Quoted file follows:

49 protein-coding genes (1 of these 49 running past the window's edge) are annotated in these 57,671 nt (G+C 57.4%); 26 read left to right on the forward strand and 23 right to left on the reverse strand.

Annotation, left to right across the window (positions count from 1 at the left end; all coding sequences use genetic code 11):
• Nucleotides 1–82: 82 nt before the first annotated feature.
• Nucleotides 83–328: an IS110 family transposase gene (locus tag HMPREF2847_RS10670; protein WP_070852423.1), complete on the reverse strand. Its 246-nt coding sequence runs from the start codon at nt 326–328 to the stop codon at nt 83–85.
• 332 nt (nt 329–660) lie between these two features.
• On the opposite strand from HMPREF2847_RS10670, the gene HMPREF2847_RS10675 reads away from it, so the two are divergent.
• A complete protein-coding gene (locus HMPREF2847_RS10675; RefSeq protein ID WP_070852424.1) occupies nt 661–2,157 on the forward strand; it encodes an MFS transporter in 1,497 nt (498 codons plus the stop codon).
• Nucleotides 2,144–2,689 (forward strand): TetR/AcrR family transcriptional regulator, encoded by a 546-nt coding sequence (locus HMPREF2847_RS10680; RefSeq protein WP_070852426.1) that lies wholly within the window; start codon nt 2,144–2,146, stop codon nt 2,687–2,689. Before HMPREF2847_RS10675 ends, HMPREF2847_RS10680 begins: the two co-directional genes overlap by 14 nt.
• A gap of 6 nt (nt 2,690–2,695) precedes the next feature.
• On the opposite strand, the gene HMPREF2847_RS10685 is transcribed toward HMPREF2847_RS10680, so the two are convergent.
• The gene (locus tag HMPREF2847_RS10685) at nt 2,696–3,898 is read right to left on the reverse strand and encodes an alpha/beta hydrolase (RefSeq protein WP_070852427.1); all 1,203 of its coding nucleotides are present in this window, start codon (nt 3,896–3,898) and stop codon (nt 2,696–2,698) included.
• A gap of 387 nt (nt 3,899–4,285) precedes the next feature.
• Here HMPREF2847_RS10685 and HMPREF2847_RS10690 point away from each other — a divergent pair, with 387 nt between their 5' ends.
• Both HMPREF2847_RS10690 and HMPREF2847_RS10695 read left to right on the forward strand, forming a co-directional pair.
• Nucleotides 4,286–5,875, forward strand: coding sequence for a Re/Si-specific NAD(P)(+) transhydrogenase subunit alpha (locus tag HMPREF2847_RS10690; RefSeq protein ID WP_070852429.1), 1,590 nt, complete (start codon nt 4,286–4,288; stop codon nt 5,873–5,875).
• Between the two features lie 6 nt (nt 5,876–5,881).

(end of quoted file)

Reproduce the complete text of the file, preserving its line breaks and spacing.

49 protein-coding genes (1 of these 49 running past the window's edge) are annotated in these 57,671 nt (G+C 57.4%); 26 read left to right on the forward strand and 23 right to left on the reverse strand.

Annotation, left to right across the window (positions count from 1 at the left end; all coding sequences use genetic code 11):
• Nucleotides 1–82: 82 nt before the first annotated feature.
• Nucleotides 83–328: an IS110 family transposase gene (locus tag HMPREF2847_RS10670; protein WP_070852423.1), complete on the reverse strand. Its 246-nt coding sequence runs from the start codon at nt 326–328 to the stop codon at nt 83–85.
• 332 nt (nt 329–660) lie between these two features.
• On the opposite strand from HMPREF2847_RS10670, the gene HMPREF2847_RS10675 reads away from it, so the two are divergent.
• A complete protein-coding gene (locus HMPREF2847_RS10675; RefSeq protein ID WP_070852424.1) occupies nt 661–2,157 on the forward strand; it encodes an MFS transporter in 1,497 nt (498 codons plus the stop codon).
• Nucleotides 2,144–2,689 (forward strand): TetR/AcrR family transcriptional regulator, encoded by a 546-nt coding sequence (locus HMPREF2847_RS10680; RefSeq protein WP_070852426.1) that lies wholly within the window; start codon nt 2,144–2,146, stop codon nt 2,687–2,689. Before HMPREF2847_RS10675 ends, HMPREF2847_RS10680 begins: the two co-directional genes overlap by 14 nt.
• A gap of 6 nt (nt 2,690–2,695) precedes the next feature.
• On the opposite strand, the gene HMPREF2847_RS10685 is transcribed toward HMPREF2847_RS10680, so the two are convergent.
• The gene (locus tag HMPREF2847_RS10685) at nt 2,696–3,898 is read right to left on the reverse strand and encodes an alpha/beta hydrolase (RefSeq protein WP_070852427.1); all 1,203 of its coding nucleotides are present in this window, start codon (nt 3,896–3,898) and stop codon (nt 2,696–2,698) included.
• A gap of 387 nt (nt 3,899–4,285) precedes the next feature.
• Here HMPREF2847_RS10685 and HMPREF2847_RS10690 point away from each other — a divergent pair, with 387 nt between their 5' ends.
• Both HMPREF2847_RS10690 and HMPREF2847_RS10695 read left to right on the forward strand, forming a co-directional pair.
• Nucleotides 4,286–5,875, forward strand: coding sequence for a Re/Si-specific NAD(P)(+) transhydrogenase subunit alpha (locus tag HMPREF2847_RS10690; RefSeq protein ID WP_070852429.1), 1,590 nt, complete (start codon nt 4,286–4,288; stop codon nt 5,873–5,875).
• Between the two features lie 6 nt (nt 5,876–5,881).